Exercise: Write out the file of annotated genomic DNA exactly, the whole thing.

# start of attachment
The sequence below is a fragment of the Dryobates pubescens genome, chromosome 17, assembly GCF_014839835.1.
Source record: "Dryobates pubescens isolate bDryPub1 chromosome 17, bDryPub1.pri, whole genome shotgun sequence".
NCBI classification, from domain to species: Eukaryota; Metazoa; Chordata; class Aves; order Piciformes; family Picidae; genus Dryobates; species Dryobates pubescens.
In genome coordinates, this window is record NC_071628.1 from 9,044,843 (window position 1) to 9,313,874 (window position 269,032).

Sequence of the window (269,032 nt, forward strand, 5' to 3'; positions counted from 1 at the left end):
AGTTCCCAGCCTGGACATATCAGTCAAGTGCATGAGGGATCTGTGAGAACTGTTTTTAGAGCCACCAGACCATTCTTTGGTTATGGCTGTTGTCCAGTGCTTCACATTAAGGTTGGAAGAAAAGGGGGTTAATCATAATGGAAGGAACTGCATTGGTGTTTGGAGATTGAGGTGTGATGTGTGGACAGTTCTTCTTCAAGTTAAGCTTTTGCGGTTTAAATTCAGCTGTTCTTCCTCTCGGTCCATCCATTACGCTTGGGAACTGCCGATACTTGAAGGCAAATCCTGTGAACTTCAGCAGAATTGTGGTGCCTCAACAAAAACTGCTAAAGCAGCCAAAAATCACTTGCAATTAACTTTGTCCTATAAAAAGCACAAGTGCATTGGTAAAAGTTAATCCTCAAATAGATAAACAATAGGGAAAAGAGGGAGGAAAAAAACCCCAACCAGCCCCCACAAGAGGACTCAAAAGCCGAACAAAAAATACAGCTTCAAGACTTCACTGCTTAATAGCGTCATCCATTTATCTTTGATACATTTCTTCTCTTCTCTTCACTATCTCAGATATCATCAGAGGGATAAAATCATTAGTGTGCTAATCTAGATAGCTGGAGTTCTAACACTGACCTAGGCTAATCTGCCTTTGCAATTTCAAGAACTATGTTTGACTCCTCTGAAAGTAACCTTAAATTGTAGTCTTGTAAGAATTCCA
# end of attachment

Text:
The sequence below is a fragment of the Dryobates pubescens genome, chromosome 17, assembly GCF_014839835.1.
Source record: "Dryobates pubescens isolate bDryPub1 chromosome 17, bDryPub1.pri, whole genome shotgun sequence".
NCBI classification, from domain to species: Eukaryota; Metazoa; Chordata; class Aves; order Piciformes; family Picidae; genus Dryobates; species Dryobates pubescens.
In genome coordinates, this window is record NC_071628.1 from 9,044,843 (window position 1) to 9,313,874 (window position 269,032).

Sequence of the window (269,032 nt, forward strand, 5' to 3'; positions counted from 1 at the left end):
AGTTCCCAGCCTGGACATATCAGTCAAGTGCATGAGGGATCTGTGAGAACTGTTTTTAGAGCCACCAGACCATTCTTTGGTTATGGCTGTTGTCCAGTGCTTCACATTAAGGTTGGAAGAAAAGGGGGTTAATCATAATGGAAGGAACTGCATTGGTGTTTGGAGATTGAGGTGTGATGTGTGGACAGTTCTTCTTCAAGTTAAGCTTTTGCGGTTTAAATTCAGCTGTTCTTCCTCTCGGTCCATCCATTACGCTTGGGAACTGCCGATACTTGAAGGCAAATCCTGTGAACTTCAGCAGAATTGTGGTGCCTCAACAAAAACTGCTAAAGCAGCCAAAAATCACTTGCAATTAACTTTGTCCTATAAAAAGCACAAGTGCATTGGTAAAAGTTAATCCTCAAATAGATAAACAATAGGGAAAAGAGGGAGGAAAAAAACCCCAACCAGCCCCCACAAGAGGACTCAAAAGCCGAACAAAAAATACAGCTTCAAGACTTCACTGCTTAATAGCGTCATCCATTTATCTTTGATACATTTCTTCTCTTCTCTTCACTATCTCAGATATCATCAGAGGGATAAAATCATTAGTGTGCTAATCTAGATAGCTGGAGTTCTAACACTGACCTAGGCTAATCTGCCTTTGCAATTTCAAGAACTATGTTTGACTCCTCTGAAAGTAACCTTAAATTGTAGTCTTGTAAGAATTCCA